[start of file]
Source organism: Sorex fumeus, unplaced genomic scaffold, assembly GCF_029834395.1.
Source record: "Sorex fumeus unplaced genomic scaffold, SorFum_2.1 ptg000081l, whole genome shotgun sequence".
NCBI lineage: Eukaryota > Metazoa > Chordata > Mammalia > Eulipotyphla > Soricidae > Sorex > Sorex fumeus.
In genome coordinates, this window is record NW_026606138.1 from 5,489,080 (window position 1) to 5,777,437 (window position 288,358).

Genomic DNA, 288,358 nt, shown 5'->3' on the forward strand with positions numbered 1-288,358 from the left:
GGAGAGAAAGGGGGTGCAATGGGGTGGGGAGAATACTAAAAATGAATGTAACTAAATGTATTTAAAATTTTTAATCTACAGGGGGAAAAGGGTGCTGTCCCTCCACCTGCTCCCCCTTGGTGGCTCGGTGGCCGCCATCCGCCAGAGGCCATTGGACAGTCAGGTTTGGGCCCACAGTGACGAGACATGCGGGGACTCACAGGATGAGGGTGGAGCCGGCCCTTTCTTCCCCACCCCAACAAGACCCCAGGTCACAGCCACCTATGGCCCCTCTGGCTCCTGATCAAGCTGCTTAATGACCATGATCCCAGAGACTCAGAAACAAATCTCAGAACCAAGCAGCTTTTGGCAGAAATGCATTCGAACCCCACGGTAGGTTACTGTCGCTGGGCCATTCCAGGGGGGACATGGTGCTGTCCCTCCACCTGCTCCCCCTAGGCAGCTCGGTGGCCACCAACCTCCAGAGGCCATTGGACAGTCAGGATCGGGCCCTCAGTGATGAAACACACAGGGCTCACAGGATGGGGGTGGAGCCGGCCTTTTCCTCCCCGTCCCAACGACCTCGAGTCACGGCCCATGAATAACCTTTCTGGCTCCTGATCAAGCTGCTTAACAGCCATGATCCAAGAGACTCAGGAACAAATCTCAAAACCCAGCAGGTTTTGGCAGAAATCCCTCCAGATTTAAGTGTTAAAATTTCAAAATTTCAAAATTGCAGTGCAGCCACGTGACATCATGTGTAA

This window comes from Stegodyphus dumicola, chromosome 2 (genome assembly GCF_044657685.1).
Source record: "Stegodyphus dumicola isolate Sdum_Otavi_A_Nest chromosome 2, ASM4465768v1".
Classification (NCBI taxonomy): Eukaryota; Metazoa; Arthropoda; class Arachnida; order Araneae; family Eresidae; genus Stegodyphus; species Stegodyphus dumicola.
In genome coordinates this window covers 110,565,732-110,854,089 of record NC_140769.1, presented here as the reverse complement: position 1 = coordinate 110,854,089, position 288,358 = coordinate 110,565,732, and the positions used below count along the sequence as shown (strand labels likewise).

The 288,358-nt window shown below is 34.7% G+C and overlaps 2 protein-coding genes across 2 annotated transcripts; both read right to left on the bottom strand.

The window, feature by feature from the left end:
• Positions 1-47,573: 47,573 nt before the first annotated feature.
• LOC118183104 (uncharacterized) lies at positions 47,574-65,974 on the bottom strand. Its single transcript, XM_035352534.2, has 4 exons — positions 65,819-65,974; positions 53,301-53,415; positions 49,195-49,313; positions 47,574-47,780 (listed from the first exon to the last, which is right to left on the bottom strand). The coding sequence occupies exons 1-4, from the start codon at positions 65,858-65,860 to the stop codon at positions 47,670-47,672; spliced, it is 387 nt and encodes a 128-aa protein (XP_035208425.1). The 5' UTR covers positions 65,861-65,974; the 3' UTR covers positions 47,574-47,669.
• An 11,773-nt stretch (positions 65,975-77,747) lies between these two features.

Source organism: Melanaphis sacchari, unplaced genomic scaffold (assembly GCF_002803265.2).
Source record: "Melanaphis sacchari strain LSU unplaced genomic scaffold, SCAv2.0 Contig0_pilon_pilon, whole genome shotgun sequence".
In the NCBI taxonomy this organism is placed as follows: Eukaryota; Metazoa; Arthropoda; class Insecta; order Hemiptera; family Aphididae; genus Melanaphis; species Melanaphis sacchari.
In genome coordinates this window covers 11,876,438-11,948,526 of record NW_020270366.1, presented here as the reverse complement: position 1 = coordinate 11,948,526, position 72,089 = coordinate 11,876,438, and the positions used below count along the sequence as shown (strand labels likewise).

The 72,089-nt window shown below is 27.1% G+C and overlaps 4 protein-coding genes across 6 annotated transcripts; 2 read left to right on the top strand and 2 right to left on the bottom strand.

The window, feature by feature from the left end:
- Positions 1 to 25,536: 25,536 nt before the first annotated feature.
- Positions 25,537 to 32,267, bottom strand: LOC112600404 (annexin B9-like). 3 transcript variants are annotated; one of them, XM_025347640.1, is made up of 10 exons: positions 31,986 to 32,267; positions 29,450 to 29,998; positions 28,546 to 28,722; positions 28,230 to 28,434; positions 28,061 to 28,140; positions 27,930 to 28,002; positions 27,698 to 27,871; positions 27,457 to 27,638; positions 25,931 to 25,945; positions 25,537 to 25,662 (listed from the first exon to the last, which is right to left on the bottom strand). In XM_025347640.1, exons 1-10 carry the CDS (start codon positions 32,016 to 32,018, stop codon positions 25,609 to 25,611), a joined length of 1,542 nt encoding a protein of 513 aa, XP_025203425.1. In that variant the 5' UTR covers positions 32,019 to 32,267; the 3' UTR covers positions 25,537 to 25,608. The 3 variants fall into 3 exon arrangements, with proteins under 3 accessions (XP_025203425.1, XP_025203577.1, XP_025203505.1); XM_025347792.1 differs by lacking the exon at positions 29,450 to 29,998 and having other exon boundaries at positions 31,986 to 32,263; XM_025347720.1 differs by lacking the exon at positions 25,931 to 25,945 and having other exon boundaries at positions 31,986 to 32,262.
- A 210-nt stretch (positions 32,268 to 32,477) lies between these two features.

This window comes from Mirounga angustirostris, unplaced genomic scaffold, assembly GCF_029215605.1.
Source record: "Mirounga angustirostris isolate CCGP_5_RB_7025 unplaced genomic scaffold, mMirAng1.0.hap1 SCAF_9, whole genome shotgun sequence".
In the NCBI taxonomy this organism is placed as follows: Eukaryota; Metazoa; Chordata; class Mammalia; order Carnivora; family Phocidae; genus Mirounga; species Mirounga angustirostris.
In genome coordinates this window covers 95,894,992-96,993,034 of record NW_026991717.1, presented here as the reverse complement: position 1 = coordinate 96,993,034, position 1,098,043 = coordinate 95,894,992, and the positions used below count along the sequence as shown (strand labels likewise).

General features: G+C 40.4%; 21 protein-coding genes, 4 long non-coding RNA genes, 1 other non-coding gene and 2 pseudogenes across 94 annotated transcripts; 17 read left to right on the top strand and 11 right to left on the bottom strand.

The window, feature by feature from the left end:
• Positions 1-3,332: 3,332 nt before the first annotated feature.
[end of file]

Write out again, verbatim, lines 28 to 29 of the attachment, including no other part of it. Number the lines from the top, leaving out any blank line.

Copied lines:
In genome coordinates this window covers 95,894,992-96,993,034 of record NW_026991717.1, presented here as the reverse complement: position 1 = coordinate 96,993,034, position 1,098,043 = coordinate 95,894,992, and the positions used below count along the sequence as shown (strand labels likewise).

General features: G+C 40.4%; 21 protein-coding genes, 4 long non-coding RNA genes, 1 other non-coding gene and 2 pseudogenes across 94 annotated transcripts; 17 read left to right on the top strand and 11 right to left on the bottom strand.